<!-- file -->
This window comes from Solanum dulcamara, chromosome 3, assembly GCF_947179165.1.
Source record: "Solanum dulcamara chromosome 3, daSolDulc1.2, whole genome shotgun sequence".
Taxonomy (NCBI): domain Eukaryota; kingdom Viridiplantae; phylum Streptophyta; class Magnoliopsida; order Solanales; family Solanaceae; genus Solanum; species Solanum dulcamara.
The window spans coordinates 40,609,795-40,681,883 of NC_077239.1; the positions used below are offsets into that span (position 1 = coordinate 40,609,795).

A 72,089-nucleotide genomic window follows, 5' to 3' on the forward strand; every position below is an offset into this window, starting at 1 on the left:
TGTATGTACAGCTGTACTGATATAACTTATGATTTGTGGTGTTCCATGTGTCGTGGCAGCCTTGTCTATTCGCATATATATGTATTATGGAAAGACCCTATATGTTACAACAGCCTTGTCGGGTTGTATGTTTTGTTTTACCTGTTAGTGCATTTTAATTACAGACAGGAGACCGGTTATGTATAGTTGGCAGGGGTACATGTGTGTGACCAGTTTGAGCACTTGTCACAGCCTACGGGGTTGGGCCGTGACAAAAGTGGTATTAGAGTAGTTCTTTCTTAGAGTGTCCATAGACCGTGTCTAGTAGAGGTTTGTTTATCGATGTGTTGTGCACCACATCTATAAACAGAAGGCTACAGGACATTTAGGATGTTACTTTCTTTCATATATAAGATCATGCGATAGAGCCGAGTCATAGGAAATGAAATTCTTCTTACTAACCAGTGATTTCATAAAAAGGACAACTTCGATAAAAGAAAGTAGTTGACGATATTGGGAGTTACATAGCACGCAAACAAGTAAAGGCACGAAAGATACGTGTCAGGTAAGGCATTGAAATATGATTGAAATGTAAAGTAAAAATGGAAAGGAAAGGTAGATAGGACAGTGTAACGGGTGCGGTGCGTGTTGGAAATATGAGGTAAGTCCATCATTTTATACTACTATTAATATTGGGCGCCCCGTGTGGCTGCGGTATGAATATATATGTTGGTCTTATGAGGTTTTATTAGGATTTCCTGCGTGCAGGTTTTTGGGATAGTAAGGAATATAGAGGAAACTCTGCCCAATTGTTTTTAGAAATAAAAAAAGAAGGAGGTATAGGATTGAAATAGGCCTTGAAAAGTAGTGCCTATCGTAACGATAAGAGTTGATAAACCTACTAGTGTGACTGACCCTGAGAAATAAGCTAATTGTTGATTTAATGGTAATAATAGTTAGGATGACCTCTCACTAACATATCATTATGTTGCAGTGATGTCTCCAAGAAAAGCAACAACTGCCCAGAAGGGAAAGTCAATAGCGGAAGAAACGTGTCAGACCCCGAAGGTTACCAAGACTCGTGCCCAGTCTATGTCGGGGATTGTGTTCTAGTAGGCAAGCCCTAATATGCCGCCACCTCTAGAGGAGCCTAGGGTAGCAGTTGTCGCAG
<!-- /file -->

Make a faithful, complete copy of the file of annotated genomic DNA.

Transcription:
This window comes from Solanum dulcamara, chromosome 3, assembly GCF_947179165.1.
Source record: "Solanum dulcamara chromosome 3, daSolDulc1.2, whole genome shotgun sequence".
Taxonomy (NCBI): domain Eukaryota; kingdom Viridiplantae; phylum Streptophyta; class Magnoliopsida; order Solanales; family Solanaceae; genus Solanum; species Solanum dulcamara.
The window spans coordinates 40,609,795-40,681,883 of NC_077239.1; the positions used below are offsets into that span (position 1 = coordinate 40,609,795).

A 72,089-nucleotide genomic window follows, 5' to 3' on the forward strand; every position below is an offset into this window, starting at 1 on the left:
TGTATGTACAGCTGTACTGATATAACTTATGATTTGTGGTGTTCCATGTGTCGTGGCAGCCTTGTCTATTCGCATATATATGTATTATGGAAAGACCCTATATGTTACAACAGCCTTGTCGGGTTGTATGTTTTGTTTTACCTGTTAGTGCATTTTAATTACAGACAGGAGACCGGTTATGTATAGTTGGCAGGGGTACATGTGTGTGACCAGTTTGAGCACTTGTCACAGCCTACGGGGTTGGGCCGTGACAAAAGTGGTATTAGAGTAGTTCTTTCTTAGAGTGTCCATAGACCGTGTCTAGTAGAGGTTTGTTTATCGATGTGTTGTGCACCACATCTATAAACAGAAGGCTACAGGACATTTAGGATGTTACTTTCTTTCATATATAAGATCATGCGATAGAGCCGAGTCATAGGAAATGAAATTCTTCTTACTAACCAGTGATTTCATAAAAAGGACAACTTCGATAAAAGAAAGTAGTTGACGATATTGGGAGTTACATAGCACGCAAACAAGTAAAGGCACGAAAGATACGTGTCAGGTAAGGCATTGAAATATGATTGAAATGTAAAGTAAAAATGGAAAGGAAAGGTAGATAGGACAGTGTAACGGGTGCGGTGCGTGTTGGAAATATGAGGTAAGTCCATCATTTTATACTACTATTAATATTGGGCGCCCCGTGTGGCTGCGGTATGAATATATATGTTGGTCTTATGAGGTTTTATTAGGATTTCCTGCGTGCAGGTTTTTGGGATAGTAAGGAATATAGAGGAAACTCTGCCCAATTGTTTTTAGAAATAAAAAAAGAAGGAGGTATAGGATTGAAATAGGCCTTGAAAAGTAGTGCCTATCGTAACGATAAGAGTTGATAAACCTACTAGTGTGACTGACCCTGAGAAATAAGCTAATTGTTGATTTAATGGTAATAATAGTTAGGATGACCTCTCACTAACATATCATTATGTTGCAGTGATGTCTCCAAGAAAAGCAACAACTGCCCAGAAGGGAAAGTCAATAGCGGAAGAAACGTGTCAGACCCCGAAGGTTACCAAGACTCGTGCCCAGTCTATGTCGGGGATTGTGTTCTAGTAGGCAAGCCCTAATATGCCGCCACCTCTAGAGGAGCCTAGGGTAGCAGTTGTCGCAG